Oil Industry Leaders Try to Avoid Regulatory Fallout From BP's Gulf Oil Spill

The leaders of the three largest U.S. oil companies will testify before Congress today (Tuesday) about the Gulf oil spill's effect on U.S. energy policy, hoping to convince legislators to be cautious about introducing new regulations on the industry.

Chief Executive Officers Rex Tillerson of Exxon Mobile Corp. (NYSE: XOM), John Watson of Chevron Corp. (NYSE: CVX) and James Mulva of ConocoPhillips (NYSE: COP), are scheduled to appear before a House Energy and Commerce Committee panel examining offshore drilling safety and energy policies.

The review comes after a blowout at BP PLC's (NYSE ADR: BP) Deepwater Horizon drilling platform in the Gulf of Mexico caused a massive oil spill.

The executives will press lawmakers to delay making any changes to offshore drilling rules that could discourage exploration in U.S. territorial waters without making meaningful contributions to safety, Gianna Bern, president of Brookshire Advisory & Research Inc., which advises oil companies on strategy and risk management, told Bloomberg News.

Drilling on more than 30 deep-water rigs off the coasts of Louisiana and Texas has been ordered to stop for at least six months while federal officials conduct a review of offshore safety practices. The Gulf accounts for 30% of U.S. oil production, according to the Energy Information Administration (EIA).

The hearing presents the U.S. oil CEOs with an opportunity to distance their companies from BP. BP has lost 43% of its market value since the disaster and has been heavily criticized by President Barack Obama for failing to cap the leaking well. The company's shares yesterday plunged another 9.7% to close at $30.67 a share.

"A crucifixion of the whole oil industry for the sins of BP in the form of a ban on deep-water drilling isn't a good idea because look at all the people it's going to put out of work," Anthony Sabino, who teaches oil and natural-gas law at St. John's University in New York, told Bloomberg. "Exxon and ConocoPhillips will stress their own safety records to make that case."

Chevron chairman and CEO John Watson told The Wall Street Journal he accepts the need for tighter drilling regulations in the wake of the spill, which he called a "humbling experience for the industry." However, he also said the six-month moratorium on deep-water drilling imposed by the Obama administration is unnecessary.

Even before the current disaster, Chevron had in place policies and procedures that might have avoided the blowout that caused the spill, Watson said.

"This incident was preventable," he told The Journal.

Watson also noted that industry's overall safety record is strong and that both industry and government panels have drawn up new safety recommendations in light of the spill.

"We favor rapid adoption of those recommendations," Watson said.

However, environmental groups oppose a quick return to drilling, saying the spill has closed as much as 37% of the Gulf of Mexico to fishing, killed countless wildlife and polluted 140 miles of shoreline from Louisiana to Florida.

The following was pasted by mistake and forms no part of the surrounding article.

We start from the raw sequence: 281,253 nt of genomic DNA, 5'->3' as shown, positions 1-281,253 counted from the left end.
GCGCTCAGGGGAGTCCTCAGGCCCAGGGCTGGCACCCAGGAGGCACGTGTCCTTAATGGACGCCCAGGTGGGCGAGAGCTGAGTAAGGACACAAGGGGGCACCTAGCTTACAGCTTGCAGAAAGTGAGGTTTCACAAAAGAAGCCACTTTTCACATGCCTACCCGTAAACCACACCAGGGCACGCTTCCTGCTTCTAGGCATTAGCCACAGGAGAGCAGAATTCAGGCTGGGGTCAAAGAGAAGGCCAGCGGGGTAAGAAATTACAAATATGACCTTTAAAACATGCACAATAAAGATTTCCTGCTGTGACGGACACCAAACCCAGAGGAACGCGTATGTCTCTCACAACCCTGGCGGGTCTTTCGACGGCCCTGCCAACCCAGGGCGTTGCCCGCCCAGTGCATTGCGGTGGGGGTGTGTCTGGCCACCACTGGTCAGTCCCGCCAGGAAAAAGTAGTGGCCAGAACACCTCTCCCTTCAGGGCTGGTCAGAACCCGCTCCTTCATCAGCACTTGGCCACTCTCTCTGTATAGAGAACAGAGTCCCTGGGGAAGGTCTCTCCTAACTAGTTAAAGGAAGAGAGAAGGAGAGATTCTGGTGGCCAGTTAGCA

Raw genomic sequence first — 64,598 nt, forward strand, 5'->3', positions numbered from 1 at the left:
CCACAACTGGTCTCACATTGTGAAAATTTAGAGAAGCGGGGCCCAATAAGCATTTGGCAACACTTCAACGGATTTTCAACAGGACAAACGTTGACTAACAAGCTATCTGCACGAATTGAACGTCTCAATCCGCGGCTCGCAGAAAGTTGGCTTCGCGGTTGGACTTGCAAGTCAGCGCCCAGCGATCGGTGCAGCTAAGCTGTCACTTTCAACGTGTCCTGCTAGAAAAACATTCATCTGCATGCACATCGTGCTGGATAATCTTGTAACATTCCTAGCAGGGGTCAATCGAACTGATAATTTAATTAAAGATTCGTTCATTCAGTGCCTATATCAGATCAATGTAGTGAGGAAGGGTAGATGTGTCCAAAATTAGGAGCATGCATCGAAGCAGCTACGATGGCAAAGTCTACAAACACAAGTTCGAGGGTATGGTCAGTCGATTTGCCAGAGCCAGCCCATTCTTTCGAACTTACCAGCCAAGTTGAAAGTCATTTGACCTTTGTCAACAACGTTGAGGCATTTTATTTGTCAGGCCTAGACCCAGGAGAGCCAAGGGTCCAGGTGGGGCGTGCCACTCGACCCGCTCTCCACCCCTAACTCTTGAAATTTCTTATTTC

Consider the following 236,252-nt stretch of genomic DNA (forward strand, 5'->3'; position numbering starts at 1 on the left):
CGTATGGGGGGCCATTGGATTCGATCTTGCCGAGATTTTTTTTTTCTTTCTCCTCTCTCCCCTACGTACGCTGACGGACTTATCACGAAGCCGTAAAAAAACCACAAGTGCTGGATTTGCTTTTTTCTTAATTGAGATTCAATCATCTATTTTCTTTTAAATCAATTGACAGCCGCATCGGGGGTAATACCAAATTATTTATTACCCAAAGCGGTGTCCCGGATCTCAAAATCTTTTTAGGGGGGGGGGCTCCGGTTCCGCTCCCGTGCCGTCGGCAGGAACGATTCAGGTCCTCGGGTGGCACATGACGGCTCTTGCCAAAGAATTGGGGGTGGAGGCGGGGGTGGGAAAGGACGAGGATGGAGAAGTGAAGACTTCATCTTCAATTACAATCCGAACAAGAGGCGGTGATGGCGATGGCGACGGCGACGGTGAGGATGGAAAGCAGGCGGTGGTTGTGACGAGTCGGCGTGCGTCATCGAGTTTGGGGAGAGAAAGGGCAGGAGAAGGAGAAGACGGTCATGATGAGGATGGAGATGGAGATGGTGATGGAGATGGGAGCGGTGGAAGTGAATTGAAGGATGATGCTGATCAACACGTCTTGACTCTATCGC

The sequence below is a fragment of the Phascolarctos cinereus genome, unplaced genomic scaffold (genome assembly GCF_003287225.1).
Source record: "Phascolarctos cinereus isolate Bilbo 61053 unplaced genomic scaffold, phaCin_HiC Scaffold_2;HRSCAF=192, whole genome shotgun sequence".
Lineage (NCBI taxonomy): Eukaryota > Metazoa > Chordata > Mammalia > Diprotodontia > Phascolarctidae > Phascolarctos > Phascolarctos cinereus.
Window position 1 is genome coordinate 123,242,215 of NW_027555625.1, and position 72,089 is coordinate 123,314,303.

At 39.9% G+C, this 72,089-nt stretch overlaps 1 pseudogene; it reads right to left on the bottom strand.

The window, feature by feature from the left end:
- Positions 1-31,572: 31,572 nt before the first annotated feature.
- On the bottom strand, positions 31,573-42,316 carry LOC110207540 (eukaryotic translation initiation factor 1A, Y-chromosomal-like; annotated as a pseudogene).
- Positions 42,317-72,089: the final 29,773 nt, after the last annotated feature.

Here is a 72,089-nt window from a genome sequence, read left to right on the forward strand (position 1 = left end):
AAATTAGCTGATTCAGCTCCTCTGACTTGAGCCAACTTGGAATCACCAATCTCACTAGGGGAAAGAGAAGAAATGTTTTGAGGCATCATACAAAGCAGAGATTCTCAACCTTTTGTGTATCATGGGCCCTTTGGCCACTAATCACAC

David Goldston, director of government affairs for the Natural Resources Defense Council, said drilling shouldn't resume until a presidential commission appointed to investigate the disaster finishes its work.

"We don't really understand a lot about what happened here," Goldston told The Journal. "We don't really understand how endemic the problems are, and that all needs to be sorted out before drilling is resumed."

Lawmakers may ask the executives from Exxon, Chevron, ConocoPhillips and Royal Dutch Shell PLC (NYSE ADR: RDS.A) to describe safety measures they have used offshore to avoid the sort of disaster BP faced, Brookshire Advisory & Research Inc.'s Bern, a former BP crude trader, told Bloomberg.

In 2007, Exxon abandoned a deepwater exploration project in the Gulf called Blackbeard rather than risk a blowout. The company mothballed the project, which was designed to drill more than six miles beneath the sea floor, after repeated pressure surges indicated the well was unstable, Bloomberg reported. And BP engineers notified federal regulators at the Minerals Management Service that they were having difficulty controlling the well drilled by the Deepwater Horizon six weeks before the disaster, according to e-mails released by the Energy and Commerce Committee.

"I don't think this would have happened on Exxon's watch," Tom Bower, author of "The Squeeze: Oil, Money and Greed in the 21st Century," said in a June 11 interviewwith Bloomberg. "They'd be much more careful and much more conscious of the need to supervise subcontractors."

About 80% of the oil and 45% of the natural gas in the Gulf comes from deepwater exploration according to the American Petroleum Institute. Delays in new drilling projects would lead to another 20% reduction in deepwater production by 2015 according to API.

Analysts warn that less production in the Gulf would eventually deplete domestic reserves and possibly lead to higher prices for energy in the future.

"These executives need to explain to the politicians that if you permanently shut us down in the deep water it's going to wreak havoc with energy production and put the United States even more at the mercy of foreign oil producers," told Bloomberg.

Oil sector expert Dr. Kent Moors told Money Morning on June 3 that the oil spill is bound to result in more regulation. The spill "is going to summon the heavy hand of government in a way that will cost American consumers dearly while also keeping regular U.S. investors from reaping green."

New regulations which hamper drilling will mean "energy-sector profits will be much tougher to come by, both for companies, and for investors," said Moors, a well-connected international-energy-industry consultant who is also the editor of the Oil and Energy Investor advisory service.

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